--format="value(workloadIdentityConfig.workloadPool)"
    
  3. Ensure that GKE metadata server (GKE_METADATA) is configured on the node pool where your application is running:

    gcloud container node-pools describe node-pool-name \
      --cluster=cluster-name \
      --format="value(config.workloadMetadataConfig.mode)"
    
  4. Ensure that the Kubernetes service account is annotated correctly

    kubectl describe serviceaccount \
      --namespace k8s-namespace \
      ksa-name
    

    There should be an annotation in the following format:

    iam.gke.io/gcp-service-account: gsa-name@project-id.iam.gserviceaccount.com
    
  5. Ensure the Google service account is configured correctly

    gcloud iam service-accounts get-iam-policy \
      gsa-name@project-id.iam.gserviceaccount.com
    

    Verify that there is a binding with in the following format:

    - members:
      - serviceAccount:project-id.svc.id.goog[k8s-namespace/ksa-name]
      role: roles/iam.workloadIdentityUser
    
  6. If you have a cluster network policy , ensure egress to 127.0.0.1/32 on port 988 is allowed:

    kubectl describe networkpolicy network-policy-name
    

Disabling Workload Identity on a cluster

  1. Disable Workload Identity on each node pool:

    gcloud container node-pools update nodepool-name \
      --cluster=cluster-name \
      --workload-metadata=GCE_METADATA
    

    Repeat this command for every node pool in the cluster.

  2. Disable Workload Identity in the cluster:

    gcloud container clusters update cluster-name \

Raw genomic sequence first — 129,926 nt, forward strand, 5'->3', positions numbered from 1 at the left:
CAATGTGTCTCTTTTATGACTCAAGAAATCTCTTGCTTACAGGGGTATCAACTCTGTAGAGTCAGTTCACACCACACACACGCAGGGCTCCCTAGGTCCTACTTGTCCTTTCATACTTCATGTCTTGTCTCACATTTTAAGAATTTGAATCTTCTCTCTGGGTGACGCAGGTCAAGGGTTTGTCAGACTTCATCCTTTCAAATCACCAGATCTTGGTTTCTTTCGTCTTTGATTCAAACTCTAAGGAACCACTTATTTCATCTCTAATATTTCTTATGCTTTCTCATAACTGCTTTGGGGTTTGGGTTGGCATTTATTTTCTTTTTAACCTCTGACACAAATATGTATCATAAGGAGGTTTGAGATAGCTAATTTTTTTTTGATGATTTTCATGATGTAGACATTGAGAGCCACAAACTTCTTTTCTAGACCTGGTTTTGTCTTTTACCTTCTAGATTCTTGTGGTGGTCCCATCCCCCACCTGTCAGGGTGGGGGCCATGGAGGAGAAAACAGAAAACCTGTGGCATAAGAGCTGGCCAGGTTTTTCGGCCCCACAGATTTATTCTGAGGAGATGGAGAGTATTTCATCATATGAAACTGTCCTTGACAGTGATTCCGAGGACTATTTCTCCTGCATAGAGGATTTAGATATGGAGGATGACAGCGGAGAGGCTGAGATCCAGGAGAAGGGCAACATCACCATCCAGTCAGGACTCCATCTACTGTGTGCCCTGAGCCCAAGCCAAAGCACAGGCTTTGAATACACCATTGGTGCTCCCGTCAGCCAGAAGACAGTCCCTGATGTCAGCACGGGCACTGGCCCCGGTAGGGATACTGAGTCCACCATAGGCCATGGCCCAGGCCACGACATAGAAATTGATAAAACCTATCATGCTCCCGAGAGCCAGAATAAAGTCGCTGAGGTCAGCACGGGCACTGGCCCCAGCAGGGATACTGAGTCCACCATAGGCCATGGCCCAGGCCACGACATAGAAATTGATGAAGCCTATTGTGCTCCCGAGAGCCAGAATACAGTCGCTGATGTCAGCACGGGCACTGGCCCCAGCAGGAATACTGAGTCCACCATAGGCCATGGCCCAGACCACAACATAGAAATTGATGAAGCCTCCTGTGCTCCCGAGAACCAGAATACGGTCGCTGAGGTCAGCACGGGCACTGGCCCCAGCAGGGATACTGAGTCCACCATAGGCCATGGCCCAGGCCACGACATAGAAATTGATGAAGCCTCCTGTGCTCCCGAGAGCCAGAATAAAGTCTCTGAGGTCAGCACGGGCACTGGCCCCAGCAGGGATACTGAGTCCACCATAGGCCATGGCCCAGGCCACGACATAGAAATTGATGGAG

--disable-workload-identity
    

    This action requires container.clusters.update permissions on the cluster.

Disabling Workload Identity in your organization

From a security perspective, Workload Identity allows GKE to assert Kubernetes service account identities that can be authenticated and authorized to Google Cloud resources. Administrators who have taken actions to isolate workloads from Google Cloud resources, like disabling service account creation or disabling service account key creation, might also wish to disable Workload Identity for your organization.

See these instructions for disabling Workload Identity for your organization.

Alternatives to Workload Identity

There are two alternative methods to access Cloud APIs from GKE. With the release of Workload Identity we no longer recommend these approaches because of the compromises they require.

  1. Export service account keys and store them as Kubernetes Secrets. Google service account keys expire after 10 years and are rotated manually. Exporting service account keys has the potential to expand the scope of a security breach if it goes undetected.

  2. Use the Compute Engine service account of your nodes. You can run node pools as any IAM service account in your project. If you do not specify a service account during node pool creation, GKE will use the Compute Engine default service account of the project. The Compute Engine service account is shared by all workloads deployed on that node. This can result in over-provisioning of permissions.